Your horse’s teeth are vital for their survival. Their health can quickly go downhill when complications arise in the mouth. That’s why it’s essential you know a few basic facts about them. Don’t be surprised if you didn’t know most of this fascinating information!
Geldings and stallions have between 36 and 44 permanent teeth. Adult mares have between 36 and 40.
In the front of the mouth, each horse has six upper and six lower teeth that are known as incisors. These handy teeth grab grass and other foliage.
The back of the mouth is home to 12 upper and lower molars. These bad boys help your horse grind their food for digestion.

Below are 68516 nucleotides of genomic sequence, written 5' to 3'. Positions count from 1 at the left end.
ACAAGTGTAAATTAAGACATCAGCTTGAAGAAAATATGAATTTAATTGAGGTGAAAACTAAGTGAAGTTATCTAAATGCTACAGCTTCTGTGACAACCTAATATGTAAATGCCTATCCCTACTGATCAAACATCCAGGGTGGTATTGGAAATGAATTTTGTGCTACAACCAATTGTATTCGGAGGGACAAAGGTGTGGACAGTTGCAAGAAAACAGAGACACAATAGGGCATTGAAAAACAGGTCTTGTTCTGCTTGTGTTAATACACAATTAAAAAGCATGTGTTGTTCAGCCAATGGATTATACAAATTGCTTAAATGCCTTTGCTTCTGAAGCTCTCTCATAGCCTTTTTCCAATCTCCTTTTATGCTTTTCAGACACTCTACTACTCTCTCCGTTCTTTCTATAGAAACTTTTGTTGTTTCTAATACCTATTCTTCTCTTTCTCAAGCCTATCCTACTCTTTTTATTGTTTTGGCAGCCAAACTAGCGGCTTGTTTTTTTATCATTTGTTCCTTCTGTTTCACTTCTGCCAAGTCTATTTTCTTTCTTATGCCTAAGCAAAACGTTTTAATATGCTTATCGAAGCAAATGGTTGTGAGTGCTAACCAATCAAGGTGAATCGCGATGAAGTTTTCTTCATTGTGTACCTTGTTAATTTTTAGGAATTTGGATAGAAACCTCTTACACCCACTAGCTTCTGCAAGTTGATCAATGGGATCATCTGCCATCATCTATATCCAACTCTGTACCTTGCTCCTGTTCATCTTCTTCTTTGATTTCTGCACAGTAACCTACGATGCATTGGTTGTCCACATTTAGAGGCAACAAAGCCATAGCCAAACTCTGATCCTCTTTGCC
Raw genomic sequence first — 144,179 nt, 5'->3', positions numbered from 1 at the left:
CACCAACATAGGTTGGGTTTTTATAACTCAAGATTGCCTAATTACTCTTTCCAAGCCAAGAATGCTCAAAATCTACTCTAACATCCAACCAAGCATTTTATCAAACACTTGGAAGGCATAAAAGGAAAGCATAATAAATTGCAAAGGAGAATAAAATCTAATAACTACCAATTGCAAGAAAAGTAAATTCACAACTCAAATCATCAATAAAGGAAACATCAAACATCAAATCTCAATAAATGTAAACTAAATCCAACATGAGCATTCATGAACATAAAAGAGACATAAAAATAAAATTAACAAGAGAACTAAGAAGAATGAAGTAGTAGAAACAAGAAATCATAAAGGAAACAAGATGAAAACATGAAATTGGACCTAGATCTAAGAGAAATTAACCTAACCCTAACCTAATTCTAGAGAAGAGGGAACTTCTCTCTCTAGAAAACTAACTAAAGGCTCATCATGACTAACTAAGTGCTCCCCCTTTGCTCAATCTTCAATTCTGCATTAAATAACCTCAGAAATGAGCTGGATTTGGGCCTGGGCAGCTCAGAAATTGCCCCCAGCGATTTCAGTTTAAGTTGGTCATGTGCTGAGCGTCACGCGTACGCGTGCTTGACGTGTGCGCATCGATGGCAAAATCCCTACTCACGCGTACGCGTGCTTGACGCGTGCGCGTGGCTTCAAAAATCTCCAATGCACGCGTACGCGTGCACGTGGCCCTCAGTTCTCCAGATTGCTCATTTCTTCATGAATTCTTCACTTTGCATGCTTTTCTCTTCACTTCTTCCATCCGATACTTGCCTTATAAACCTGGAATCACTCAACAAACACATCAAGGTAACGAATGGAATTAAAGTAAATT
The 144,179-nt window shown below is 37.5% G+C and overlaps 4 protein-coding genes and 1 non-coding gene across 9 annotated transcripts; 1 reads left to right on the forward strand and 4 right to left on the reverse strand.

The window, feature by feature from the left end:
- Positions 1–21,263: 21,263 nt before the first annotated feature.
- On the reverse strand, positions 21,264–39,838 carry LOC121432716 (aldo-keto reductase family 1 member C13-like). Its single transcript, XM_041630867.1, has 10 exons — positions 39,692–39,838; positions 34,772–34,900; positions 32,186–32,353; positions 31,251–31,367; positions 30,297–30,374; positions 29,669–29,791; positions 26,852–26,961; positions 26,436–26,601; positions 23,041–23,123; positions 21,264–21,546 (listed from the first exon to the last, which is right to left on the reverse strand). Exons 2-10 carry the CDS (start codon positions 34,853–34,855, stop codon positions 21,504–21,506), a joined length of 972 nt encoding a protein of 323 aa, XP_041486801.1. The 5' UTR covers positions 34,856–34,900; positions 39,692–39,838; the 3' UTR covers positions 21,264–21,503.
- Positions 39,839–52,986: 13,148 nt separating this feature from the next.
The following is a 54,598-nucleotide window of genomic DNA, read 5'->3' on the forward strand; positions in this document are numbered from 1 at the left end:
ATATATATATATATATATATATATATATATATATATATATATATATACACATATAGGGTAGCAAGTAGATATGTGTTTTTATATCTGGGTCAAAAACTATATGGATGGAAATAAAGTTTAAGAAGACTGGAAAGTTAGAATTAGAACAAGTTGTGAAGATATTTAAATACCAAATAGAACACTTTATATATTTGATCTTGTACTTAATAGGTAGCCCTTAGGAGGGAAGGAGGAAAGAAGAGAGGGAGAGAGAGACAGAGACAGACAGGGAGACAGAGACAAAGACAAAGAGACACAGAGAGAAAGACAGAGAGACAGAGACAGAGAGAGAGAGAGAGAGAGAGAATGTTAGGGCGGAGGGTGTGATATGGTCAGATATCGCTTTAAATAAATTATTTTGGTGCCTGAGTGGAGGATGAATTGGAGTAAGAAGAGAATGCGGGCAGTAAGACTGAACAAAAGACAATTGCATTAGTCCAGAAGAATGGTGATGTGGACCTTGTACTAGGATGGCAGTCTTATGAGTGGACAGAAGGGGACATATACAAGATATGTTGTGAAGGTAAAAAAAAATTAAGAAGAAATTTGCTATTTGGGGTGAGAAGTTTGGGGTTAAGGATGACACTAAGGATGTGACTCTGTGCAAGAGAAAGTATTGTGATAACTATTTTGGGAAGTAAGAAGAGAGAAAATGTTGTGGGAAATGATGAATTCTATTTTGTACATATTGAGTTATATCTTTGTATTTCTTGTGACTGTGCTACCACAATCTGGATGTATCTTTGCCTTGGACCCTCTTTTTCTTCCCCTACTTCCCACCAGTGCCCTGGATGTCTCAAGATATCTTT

Young horses have 24 milk teeth, also known as caps.
Teeth begin to surface within a week of birth. At six months, a mouth of caps should be present. By age five, the milk teeth should be replaced with permanent adult teeth.
Wolf teeth can be found in some horses. This vestigial tooth is usually removed when the horse is still young in order to prevent problems in the future. They’re similar to a person’s wisdom teeth.
They’re continuously surfacing and erupting from the gum. Nearly 1/8 inch per year of tooth eruption should be expected. Luckily, as your horse grinds their food they wear their teeth down.
Once a year, an equine dentist can come to your farm to ‘float’ your horse’s teeth. This process removes sharp edges.
Your horse may have a dental problem if they begin to lose weight, have cheek sensitivity, and excess salivation.
Lastly, horse teeth take up more space in their heads than their brains!
Whoa! That’s a whole lot of information. What new facts did you learn?